Second NDP leadership debate an improvement, but barely

Candidates' ideas are becoming clearer while Nenshi and Hoffman keep bickering with each other.

Things got a little more interesting at the second leadership debate for the Alberta New Democratic Party’s (NDP) leadership race. Kathleen Ganley, Sarah Hoffman, Gil McGowan, Naheed Nenshi, and Jodi Calahoo Stonehouse once again took the stage to debate their ideas, this time in Calgary. While candidates’ ideas got clearer in the second debate on May 11, some things remained the same. There was more agreement between candidates than actual debate, except for Hoffman and Nenshi’s pointless bickering.

Candidates weren’t shy about bashing Premier Danielle Smith and the United Conservative Party (UCP). But, they weren’t telling potential voters anything they don’t already know. Except for Ganley, who found a good balance between outlining the mistakes of the current government and what she would do differently. 

During the debate, Ganley showed she has actual ideas to help Albertans beyond simply not being Smith and the UCP. So far, Ganley has focused on convincing Albertans that the NDP is economically capable. This is an important strategy to win over more Albertans in the next election. In previous elections, the UCP has positioned itself as the only option for a financially healthy province. Changing that narrative is something I hope remains a focus of whoever wins the NDP leadership. 

Calahoo Stonehouse, on the other hand, emphasized water rights in her opening and closing statement. She’s selling herself short by talking about water more than anything else. When asked questions and debating issues that aren’t related to water, she has some good ideas. Despite being a first time Alberta Member of the Legislative Assembly (MLA), she has kept up with the more experienced candidates. But her focus on water is making an already tough fight even harder for her.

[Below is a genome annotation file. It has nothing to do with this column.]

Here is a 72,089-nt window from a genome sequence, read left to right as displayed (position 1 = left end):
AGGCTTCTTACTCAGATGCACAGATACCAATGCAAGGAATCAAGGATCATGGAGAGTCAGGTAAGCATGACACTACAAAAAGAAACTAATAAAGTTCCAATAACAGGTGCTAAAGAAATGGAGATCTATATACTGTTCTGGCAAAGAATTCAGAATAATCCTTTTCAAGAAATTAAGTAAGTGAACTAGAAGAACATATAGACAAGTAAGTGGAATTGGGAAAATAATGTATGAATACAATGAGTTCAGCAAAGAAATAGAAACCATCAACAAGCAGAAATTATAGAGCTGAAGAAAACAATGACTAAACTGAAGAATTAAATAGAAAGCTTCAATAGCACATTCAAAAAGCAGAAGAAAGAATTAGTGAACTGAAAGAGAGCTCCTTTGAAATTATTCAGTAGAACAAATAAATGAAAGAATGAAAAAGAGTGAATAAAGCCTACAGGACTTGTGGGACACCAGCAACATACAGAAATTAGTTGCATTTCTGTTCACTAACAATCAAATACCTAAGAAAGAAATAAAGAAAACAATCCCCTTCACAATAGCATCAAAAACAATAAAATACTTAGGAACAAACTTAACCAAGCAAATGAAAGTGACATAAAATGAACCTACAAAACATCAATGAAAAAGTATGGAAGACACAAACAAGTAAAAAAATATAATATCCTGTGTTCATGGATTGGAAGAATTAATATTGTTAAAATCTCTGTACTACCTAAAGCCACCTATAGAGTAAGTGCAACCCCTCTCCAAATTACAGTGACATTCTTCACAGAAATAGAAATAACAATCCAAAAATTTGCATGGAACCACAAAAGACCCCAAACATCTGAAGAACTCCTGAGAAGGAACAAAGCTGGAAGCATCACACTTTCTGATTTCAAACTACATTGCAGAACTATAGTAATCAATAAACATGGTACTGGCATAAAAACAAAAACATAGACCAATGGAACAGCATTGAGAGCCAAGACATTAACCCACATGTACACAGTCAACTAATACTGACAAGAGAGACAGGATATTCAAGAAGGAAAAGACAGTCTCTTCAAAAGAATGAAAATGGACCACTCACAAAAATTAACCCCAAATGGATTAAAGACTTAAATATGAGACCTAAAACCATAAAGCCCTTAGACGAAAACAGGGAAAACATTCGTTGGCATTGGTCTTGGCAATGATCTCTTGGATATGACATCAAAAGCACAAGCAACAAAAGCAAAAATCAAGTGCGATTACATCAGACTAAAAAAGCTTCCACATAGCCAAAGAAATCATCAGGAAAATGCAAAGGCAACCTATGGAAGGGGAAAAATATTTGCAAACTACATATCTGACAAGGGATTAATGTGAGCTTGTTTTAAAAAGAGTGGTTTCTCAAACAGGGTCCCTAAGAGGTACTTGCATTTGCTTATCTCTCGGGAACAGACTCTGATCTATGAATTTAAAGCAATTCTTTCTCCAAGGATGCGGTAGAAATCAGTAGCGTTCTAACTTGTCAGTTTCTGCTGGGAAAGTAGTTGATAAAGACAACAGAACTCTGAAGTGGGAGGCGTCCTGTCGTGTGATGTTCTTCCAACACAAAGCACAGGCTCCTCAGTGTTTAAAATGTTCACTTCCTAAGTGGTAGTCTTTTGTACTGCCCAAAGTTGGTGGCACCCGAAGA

Meanwhile, Nenshi kept banking on the fact that he isn’t Smith to not only win the leadership, but the 2027 election. He continued to spend more time talking about the UCP than his plans for the NDP. He is doing a good job setting himself up as the best opponent to Smith. But, he still hasn’t proven that he’s the best leader for the NDP. The NDP is more than the antithesis to the UCP, and limiting the party or the candidates themselves to that won’t get them very far.

When Nenshi’s record as Calgary mayor came into question, he only seemed to double-down. He defended his decisions and kept his composure when McGowan asked about the seemingly anti-union letter Nenshi had signed. Nenshi didn’t apologize for signing the letter or say it was a mistake. Instead, he tried to justify it as a difficult, but necessary decision, which might not be enough for people look past it.

But Nenshi lost his cool a little when Hoffman questioned the eviction of Calgarians from a mobile home park. He once again defended the decision as one that wasn’t easy but necessary, and took some shots at Hoffman. Nenshi seems to be standing by his record as mayor, despite some of his decisions not looking so good now.

Hoffman herself has a lot of good ideas and plenty of experience within the NDP behind her. She gave a thoughtful answer when asked about how she would make post-secondary education more affordable. She pointed to her record with the NDP government in helping bring about a tuition cap and called for investment in post-secondary education. I only wish other candidates also had a chance to answer and even debate the question. 

But her good ideas and thoughtful answers were all overshadowed by her attacks on Nenshi. Time and again, her attacks don’t make her look like the better candidate or inspire confidence in her. Really, it only does the opposite. 

Nenshi and Hoffman seem to bring out the worst in each other. It makes me nervous that they both lose sight of what’s important while debating someone who’s ultimately on the same side as them. If either of them become leader of the NDP, similar bickering won’t get Albertans anywhere either. Their efforts would be better spent actually talking about their own plans for the NDP. 

Not long after the debate, McGowan dropped out due to not being able to meet the $60,000 entrance fee. That leaves only four candidates in the race, with Ganley, Hoffman, and Nenshi remaining as the front runners. All the candidates still have some work to do to convince voters they’re the best choice for the NDP’s future. Hopefully, Hoffman and Nenshi spend less time squabbling and more time talking about their plans for the NDP. Otherwise, they’ll keep making themselves look worse and the other candidates look better.

Leah Hennig

Leah is the 2024-25 Opinion Editor at The Gateway. She is in her first year studying English and media studies. In her spare time, she can be found reading, painting, and missing her dog while drinking too much coffee.

Related Articles

Back to top button